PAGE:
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16.12.10

Another switch confirms homing in for political advantage

As more elected state Democrats leave the sinking ship, understand the motivations aren’t really because of changing views or that their former party has suddenly lurched even more to the left, but of cool, political calculation to do what’s best for their careers.

What began as a trickle, with state Rep. Simone Champagne taking the plunge just after the end of the 2010 session of the Legislature, became a cannonball competition after the midterm election wipeout for national Democrats. State Rep. Walker Hines jumped next, followed by state Sens. John Smith and John Alario, and now state Rep. Fred Mills has joined them. But were we to compare their actual voting behavior over the past three years with their new identification we would conclude it’s simply a case of them coming home.

Using the Louisiana Legislature Log’s ideology/reformism scorecard, from 2008 we can calculate each legislator’s average score (where 100 means conservative/reform votes on all issues, weighed proportionally, used in the index) and compare it to the average Republican and Democrat score in each chamber. Doing so presents the following rank ordering, House members first:

Champagne: 76.67

Hines: 75.00

Republican House Avg.: 71.96

Mills: 71.67

Democrat House Avg.: 44.10

Smith: 71.67

Alario: 67.33

Republican Senate Avg.: 61.13

Democrat Senate Avg. 43.83

As shown, only Mills even is a trace below the typical Republican, and all score far more conservative/reform than their Democrat colleagues. If anything, with their switches they have brought their identities into conformity with their expressed beliefs. Yet the larger question is why switch now and the answer is politics. In the past they maintained identifications aberrant with their views because of the electoral and political advantages conveyed. For three reasons, for these politicians those have eroded.

Consider that, because of the blanket primary system that provides no incentive for registered voters to align their own identifications with beliefs, the historical hangover of Democratic registration advantage continues to exist in many legislative districts. Only a handful of legislative districts, by the numbers, even have a Republican plurality. And even if weakened by the perverse incentives of the blanket primary system, party identification still is a meaningful cue for many voters. (It’s no accident that all but one of these switches have occurred from the West Bank west through Acadiana, where the state’s greatest divergence is seen between districts’ national contest voting behavior and overall identifications.)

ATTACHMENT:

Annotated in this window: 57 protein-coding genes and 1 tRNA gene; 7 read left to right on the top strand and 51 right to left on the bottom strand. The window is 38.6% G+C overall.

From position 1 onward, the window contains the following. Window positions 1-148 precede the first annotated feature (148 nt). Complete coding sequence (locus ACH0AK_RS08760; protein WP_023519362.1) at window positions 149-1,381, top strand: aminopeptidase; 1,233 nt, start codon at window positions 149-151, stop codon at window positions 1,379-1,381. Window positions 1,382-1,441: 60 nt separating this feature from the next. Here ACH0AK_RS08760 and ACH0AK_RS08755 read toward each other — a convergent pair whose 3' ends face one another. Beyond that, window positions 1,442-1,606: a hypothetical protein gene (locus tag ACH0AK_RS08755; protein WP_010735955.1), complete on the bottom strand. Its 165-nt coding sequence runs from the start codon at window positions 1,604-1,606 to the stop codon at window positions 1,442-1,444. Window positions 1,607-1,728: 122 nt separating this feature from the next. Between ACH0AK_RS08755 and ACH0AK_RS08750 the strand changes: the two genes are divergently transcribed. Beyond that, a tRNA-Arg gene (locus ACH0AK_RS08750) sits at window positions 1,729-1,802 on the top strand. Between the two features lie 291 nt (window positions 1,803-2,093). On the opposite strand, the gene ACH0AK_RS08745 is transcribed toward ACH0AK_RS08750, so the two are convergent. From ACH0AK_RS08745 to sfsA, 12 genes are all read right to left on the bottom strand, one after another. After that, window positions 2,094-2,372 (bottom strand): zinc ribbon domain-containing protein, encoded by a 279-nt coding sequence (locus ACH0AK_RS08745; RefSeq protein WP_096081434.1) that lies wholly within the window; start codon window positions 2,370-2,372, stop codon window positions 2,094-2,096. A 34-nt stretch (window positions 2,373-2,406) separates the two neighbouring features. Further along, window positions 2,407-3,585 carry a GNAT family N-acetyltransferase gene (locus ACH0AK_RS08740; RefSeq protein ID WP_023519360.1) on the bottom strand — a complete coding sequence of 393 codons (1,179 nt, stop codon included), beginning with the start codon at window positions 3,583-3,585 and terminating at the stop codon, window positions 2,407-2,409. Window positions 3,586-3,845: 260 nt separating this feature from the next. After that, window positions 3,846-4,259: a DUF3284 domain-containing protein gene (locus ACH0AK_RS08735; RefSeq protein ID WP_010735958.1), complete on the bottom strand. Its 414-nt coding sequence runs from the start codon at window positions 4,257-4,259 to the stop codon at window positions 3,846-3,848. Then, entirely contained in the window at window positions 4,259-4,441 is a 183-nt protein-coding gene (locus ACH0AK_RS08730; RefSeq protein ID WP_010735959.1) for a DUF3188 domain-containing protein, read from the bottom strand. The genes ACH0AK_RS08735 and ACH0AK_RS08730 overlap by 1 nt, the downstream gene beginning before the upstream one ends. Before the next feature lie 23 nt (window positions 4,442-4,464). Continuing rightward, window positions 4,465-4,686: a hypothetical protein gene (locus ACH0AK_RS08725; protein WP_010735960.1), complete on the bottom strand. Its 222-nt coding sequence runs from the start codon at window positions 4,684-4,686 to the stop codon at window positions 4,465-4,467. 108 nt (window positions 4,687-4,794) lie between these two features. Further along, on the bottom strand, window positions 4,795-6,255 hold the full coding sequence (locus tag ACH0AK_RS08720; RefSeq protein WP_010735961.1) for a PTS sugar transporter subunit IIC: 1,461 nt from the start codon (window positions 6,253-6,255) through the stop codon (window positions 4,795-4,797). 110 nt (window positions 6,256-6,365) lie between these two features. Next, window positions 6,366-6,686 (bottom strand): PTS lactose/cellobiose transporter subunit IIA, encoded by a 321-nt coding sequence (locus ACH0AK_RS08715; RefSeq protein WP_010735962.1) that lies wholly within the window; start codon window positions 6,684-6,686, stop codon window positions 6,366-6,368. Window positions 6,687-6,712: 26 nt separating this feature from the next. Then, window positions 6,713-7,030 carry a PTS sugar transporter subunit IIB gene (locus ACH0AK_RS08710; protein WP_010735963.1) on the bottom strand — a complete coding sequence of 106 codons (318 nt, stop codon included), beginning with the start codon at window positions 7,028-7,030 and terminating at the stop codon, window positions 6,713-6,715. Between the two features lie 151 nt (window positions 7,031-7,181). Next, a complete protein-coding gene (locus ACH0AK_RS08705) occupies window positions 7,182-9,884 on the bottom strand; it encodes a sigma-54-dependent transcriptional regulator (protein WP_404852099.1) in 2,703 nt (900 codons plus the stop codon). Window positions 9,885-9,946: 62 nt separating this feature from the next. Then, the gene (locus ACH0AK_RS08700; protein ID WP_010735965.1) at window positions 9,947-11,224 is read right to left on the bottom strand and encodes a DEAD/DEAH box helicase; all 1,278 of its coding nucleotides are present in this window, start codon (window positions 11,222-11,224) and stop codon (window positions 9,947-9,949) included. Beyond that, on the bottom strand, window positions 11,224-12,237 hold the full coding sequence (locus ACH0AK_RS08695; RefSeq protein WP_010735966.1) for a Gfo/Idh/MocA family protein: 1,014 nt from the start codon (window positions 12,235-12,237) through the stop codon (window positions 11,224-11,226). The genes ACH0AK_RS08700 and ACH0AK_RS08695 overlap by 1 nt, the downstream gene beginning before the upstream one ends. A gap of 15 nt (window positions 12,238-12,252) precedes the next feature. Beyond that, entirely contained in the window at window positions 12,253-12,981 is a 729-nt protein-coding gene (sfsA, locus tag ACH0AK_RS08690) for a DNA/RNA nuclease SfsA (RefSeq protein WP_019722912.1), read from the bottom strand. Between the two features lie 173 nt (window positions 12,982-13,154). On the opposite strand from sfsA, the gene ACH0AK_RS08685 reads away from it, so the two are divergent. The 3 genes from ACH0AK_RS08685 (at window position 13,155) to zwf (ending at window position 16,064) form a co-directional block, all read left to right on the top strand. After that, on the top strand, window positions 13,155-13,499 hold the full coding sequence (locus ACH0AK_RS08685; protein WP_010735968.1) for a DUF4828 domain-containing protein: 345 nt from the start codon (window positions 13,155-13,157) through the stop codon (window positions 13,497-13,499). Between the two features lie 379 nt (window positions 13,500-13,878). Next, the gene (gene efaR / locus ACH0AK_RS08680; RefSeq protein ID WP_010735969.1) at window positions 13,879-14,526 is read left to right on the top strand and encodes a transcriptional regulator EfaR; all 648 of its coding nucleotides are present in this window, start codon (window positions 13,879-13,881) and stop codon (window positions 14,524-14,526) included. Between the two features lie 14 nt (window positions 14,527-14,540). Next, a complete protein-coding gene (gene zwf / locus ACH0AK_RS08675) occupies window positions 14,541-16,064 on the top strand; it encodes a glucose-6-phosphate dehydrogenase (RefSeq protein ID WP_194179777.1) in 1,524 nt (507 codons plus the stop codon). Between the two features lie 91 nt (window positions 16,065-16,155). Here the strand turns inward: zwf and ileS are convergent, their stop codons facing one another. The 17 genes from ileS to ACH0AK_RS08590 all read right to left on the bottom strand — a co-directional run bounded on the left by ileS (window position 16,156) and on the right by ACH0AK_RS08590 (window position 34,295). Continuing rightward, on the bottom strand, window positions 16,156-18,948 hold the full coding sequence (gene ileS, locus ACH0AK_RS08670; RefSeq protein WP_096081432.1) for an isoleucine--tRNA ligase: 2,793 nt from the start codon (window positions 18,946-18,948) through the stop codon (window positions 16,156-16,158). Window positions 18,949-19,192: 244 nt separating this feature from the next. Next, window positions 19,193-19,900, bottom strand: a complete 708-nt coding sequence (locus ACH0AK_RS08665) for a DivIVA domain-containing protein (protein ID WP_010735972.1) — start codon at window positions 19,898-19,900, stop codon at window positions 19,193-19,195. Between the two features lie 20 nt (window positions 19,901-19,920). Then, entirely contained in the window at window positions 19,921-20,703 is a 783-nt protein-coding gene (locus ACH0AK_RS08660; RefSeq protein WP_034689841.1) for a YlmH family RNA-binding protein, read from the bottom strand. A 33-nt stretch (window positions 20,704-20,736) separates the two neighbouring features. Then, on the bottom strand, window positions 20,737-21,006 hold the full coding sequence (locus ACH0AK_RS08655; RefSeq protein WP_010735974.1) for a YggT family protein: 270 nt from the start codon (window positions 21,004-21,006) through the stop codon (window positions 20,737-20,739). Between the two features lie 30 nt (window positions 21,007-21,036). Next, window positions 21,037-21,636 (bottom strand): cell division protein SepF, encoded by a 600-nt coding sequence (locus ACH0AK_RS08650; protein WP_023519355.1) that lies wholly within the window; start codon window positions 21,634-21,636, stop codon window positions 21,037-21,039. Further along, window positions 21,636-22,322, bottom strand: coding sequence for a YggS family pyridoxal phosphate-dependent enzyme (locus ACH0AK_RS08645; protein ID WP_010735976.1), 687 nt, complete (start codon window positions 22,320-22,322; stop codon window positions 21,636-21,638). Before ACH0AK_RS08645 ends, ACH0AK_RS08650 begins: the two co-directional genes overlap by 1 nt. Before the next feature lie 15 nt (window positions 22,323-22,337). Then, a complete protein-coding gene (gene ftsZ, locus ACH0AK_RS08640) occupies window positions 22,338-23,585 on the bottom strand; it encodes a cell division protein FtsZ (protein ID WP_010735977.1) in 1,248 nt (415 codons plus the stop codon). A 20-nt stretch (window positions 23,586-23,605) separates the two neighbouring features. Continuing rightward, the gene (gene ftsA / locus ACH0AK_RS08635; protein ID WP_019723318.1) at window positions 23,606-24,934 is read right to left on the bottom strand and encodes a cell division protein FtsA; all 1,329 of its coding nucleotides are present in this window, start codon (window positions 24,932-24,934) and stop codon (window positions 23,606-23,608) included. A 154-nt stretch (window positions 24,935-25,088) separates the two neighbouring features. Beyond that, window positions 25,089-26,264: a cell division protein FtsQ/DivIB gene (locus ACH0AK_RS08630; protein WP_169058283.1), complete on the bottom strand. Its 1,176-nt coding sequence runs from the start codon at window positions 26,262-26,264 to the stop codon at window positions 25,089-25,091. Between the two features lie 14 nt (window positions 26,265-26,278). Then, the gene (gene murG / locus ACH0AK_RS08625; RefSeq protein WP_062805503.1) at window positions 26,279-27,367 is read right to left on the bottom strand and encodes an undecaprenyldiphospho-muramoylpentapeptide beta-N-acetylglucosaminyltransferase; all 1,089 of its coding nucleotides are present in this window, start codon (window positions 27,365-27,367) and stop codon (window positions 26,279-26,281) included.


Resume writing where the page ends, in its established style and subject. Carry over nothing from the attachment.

However, the imperative is dramatically empowered in the case of black voters. Conditioned by elites that, for whatever reason, they trust, many black voters won’t consider voting for anybody but a Democrat. This gave a tactical advantage to candidates who voted more conservative/reform than not who would call themselves Democrats as these votes would disappear had they labeled themselves otherwise – especially as they did not have to compete in a closed primary system where the incongruence between identification and belief would catch them out competing in a Democrat primary consisting of a much more liberal/populist electorate.

So, part of the motivation is that they now figure they can overcome the disadvantage they are going to give themselves among black voters relative to where they are now, and a much smaller one among non-blacks, with at least some additional Republican voters. But also regarding the timing is that they see (dramatically borne out by the Democrat midterm fiasco) within the year Republicans will control, perhaps comfortably, both chambers of the Legislature. Party is not as important in the distribution of power in the Louisiana Legislature as it is in Congress, but it matters for things like committee and leadership assignments which are of strategic importance to legislators in their careers and in providing material to stay in office or to advance to others.

Finally, with redistricting approaching and it becoming increasingly clear that Republicans will control the process, jumping on the winning team will enhance the chance that their districts get drawn favorably for reelection purposes. (As a public service announcement, Louisiana redistricting will be a topic of discussion at the Southern Political Science Association 2011 Annual Meeting in New Orleans at 4:45 PM Friday, Jan. 7, where I and other political scientists will take up the matter. Inquiries may be made here.)

Therefore, these switches represent not rank, obvious opportunism against (at least recent) type, but, rather, subtle moves to continue to follow a tide they largely have been riding with for some time – even as you should not be fooled by generic explanations about “how the Democrats left me” as their voting behaviors show they left that party some time ago.

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